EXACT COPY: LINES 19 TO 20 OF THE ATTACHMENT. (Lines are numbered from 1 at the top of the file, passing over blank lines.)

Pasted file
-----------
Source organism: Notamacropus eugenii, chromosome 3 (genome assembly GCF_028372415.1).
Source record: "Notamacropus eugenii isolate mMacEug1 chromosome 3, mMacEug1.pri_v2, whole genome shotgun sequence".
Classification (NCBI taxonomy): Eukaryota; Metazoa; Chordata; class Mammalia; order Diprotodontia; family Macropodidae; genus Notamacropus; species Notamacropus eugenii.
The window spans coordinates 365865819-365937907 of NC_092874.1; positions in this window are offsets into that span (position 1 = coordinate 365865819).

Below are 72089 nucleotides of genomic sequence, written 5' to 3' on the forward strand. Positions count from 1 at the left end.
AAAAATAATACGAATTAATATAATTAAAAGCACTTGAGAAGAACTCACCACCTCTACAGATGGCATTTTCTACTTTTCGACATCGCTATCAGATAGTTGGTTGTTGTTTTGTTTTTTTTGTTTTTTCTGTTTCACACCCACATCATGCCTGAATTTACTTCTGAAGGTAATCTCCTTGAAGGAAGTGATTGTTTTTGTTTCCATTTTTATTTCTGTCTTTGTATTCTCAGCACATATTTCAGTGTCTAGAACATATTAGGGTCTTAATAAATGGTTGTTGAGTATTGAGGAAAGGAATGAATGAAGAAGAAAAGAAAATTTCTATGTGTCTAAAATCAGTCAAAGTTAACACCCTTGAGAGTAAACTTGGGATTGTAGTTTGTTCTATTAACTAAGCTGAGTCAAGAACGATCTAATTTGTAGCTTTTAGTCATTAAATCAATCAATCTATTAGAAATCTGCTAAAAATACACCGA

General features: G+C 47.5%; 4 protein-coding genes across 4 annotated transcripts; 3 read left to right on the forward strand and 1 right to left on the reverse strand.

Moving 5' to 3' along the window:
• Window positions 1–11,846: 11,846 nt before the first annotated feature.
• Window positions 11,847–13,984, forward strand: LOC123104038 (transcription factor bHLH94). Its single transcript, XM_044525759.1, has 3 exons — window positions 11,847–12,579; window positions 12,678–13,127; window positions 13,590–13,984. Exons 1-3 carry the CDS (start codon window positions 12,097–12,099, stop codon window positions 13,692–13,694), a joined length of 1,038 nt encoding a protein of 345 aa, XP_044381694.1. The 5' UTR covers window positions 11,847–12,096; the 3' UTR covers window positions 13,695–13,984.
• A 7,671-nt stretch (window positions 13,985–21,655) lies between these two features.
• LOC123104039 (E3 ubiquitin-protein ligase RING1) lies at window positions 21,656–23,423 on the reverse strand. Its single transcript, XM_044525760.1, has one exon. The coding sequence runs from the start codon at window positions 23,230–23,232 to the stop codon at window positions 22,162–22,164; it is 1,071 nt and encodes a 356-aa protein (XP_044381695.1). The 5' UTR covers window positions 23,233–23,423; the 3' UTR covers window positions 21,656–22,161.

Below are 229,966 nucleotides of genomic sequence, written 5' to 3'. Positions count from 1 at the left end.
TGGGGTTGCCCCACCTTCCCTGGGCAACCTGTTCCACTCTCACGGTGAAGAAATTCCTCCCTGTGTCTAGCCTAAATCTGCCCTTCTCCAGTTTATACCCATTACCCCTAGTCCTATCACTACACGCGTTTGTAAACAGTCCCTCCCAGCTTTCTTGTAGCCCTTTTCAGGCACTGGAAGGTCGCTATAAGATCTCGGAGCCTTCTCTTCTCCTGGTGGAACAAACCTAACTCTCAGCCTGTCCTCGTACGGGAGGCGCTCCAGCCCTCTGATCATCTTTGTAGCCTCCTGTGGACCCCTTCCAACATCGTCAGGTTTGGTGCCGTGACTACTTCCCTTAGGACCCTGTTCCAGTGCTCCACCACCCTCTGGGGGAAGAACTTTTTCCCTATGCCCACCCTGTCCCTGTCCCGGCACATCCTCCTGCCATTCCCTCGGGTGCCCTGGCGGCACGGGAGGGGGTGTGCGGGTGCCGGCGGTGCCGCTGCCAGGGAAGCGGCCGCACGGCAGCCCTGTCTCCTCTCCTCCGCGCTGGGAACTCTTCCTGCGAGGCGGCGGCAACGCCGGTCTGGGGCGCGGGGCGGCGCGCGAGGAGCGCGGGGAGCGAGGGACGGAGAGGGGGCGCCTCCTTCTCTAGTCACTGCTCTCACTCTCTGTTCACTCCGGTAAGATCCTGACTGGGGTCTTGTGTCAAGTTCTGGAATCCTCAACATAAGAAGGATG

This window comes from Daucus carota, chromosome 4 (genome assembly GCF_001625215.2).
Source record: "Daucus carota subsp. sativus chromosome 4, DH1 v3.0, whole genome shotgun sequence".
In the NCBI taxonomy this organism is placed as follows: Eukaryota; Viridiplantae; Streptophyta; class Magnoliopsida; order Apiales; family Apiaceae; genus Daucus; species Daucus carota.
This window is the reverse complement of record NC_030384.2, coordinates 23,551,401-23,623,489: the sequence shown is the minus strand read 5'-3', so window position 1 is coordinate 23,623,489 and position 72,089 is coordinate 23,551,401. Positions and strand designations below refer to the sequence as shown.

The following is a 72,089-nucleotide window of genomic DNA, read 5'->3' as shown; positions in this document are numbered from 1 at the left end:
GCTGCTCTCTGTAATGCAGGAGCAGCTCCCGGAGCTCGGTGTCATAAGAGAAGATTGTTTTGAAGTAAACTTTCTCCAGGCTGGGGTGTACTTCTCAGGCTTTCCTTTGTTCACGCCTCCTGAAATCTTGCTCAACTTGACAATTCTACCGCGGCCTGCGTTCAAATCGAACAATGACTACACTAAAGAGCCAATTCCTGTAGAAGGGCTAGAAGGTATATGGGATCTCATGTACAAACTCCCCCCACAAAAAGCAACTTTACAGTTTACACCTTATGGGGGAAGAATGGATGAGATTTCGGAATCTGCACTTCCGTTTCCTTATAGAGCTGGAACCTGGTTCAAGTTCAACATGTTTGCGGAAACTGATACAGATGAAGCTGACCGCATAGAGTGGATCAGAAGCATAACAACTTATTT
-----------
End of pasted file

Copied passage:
The following is a 72,089-nucleotide window of genomic DNA, read 5'->3' as shown; positions in this document are numbered from 1 at the left end:
GCTGCTCTCTGTAATGCAGGAGCAGCTCCCGGAGCTCGGTGTCATAAGAGAAGATTGTTTTGAAGTAAACTTTCTCCAGGCTGGGGTGTACTTCTCAGGCTTTCCTTTGTTCACGCCTCCTGAAATCTTGCTCAACTTGACAATTCTACCGCGGCCTGCGTTCAAATCGAACAATGACTACACTAAAGAGCCAATTCCTGTAGAAGGGCTAGAAGGTATATGGGATCTCATGTACAAACTCCCCCCACAAAAAGCAACTTTACAGTTTACACCTTATGGGGGAAGAATGGATGAGATTTCGGAATCTGCACTTCCGTTTCCTTATAGAGCTGGAACCTGGTTCAAGTTCAACATGTTTGCGGAAACTGATACAGATGAAGCTGACCGCATAGAGTGGATCAGAAGCATAACAACTTATTT